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    1. Sandra - I've heard of In the Garden of Beasts, but haven't read it. Thank you for the recommendation! I'll have to look for it.

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  5. I'm so glad I'm not the only one who does that, talks to the characters in books. It's like wanting to shout at Friar Laurence to hurry up and get to the Capulet crypt already!

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    1. LuAnn - Exactly! Sometimes I just can't help myself.

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  6. I like the sound of this one. I am going to check it out. I find that I can never get enough of Germany during the war. This one also feels very atmospheric.

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    1. Athira - I'm really drawn to this time period too, and all aspects of it really. It was such an interesting time in our history--both good and bad.

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  7. The Nazi period is not my favorite read. I did watch Fury at the theater last weekend and that was enough for awhile!

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    1. Stacy - I don't remember hearing much about Fury--now you've got me curious. :-)

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  8. I was on the tour for this one and, though I liked the concept of the story, it just didn't come alive for me. I agree with you that particularly the Nazi party men are not very well developed and I also wish we'd known more about the victims. That would have made me more invested in getting the killer caught.

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    1. Sarah - I remember you not connecting with this one the way you hoped, and you make very valid points. The victims themselves weren't really discussed, which does put a distance between the reader and the crime. It would have been nice for the girls to be made more flesh and blood in order for the reader to be more invested in that part of the story. For me, I think I was less interested in the murders than I was about other aspects of the book, including Rolf's personal life. It seemed to me that was more of the focus--and Rolf's inner struggles. At least that was what I took away from it.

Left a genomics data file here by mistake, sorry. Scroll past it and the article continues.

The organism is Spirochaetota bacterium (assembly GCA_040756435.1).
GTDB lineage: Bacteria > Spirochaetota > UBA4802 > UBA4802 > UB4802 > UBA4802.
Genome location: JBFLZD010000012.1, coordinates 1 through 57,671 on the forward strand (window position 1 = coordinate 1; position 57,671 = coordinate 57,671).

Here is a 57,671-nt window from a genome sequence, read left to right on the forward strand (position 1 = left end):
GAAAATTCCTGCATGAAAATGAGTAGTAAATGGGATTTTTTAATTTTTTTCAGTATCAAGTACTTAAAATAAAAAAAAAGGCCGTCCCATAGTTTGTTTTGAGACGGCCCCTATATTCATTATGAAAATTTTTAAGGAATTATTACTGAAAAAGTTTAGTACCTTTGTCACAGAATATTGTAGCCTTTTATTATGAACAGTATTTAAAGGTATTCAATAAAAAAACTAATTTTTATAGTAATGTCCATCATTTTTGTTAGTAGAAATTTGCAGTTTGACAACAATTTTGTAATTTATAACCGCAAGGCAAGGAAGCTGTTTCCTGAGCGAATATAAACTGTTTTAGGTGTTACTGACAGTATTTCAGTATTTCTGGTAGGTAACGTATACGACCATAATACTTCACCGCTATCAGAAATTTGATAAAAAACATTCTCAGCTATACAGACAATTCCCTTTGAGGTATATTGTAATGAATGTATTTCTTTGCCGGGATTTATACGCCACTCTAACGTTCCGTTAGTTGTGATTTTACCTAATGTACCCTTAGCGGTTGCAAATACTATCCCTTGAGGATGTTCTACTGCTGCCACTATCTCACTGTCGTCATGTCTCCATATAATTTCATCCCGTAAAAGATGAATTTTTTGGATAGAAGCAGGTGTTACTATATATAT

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  9. Dark stuff isn't grabbing me right now (it's like the switch flipped to romances the day after Halloween!) but the setting of this one sounds really fascinated. I've read several books set in the prewar years but never one set in Germany. Despite the flaws this does sound like a book worth reading. Thanks for sharing! I'm adding this to the list of books I reach for when darker stuff starts looking good again.

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    1. Katherine - I'm in the mood for something light too, hence my current feel good read. :-) Not to mention all this overwhelmedness I am feeling right now (yes, I just made up that word). I need escape right now.

      Anyway, back to The Summer of Long Knives, yes it's definitely a book I recommend you be in the mood to read if you decide to give it a try.

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  10. This was certainly a dark time in history - very scary as well.

    Thanks for being a part of the tour! I'm glad you enjoyed this book.

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    1. Heather - It was! I can't imagine living in a time like that, when you were afraid of your own neighbors and coworkers.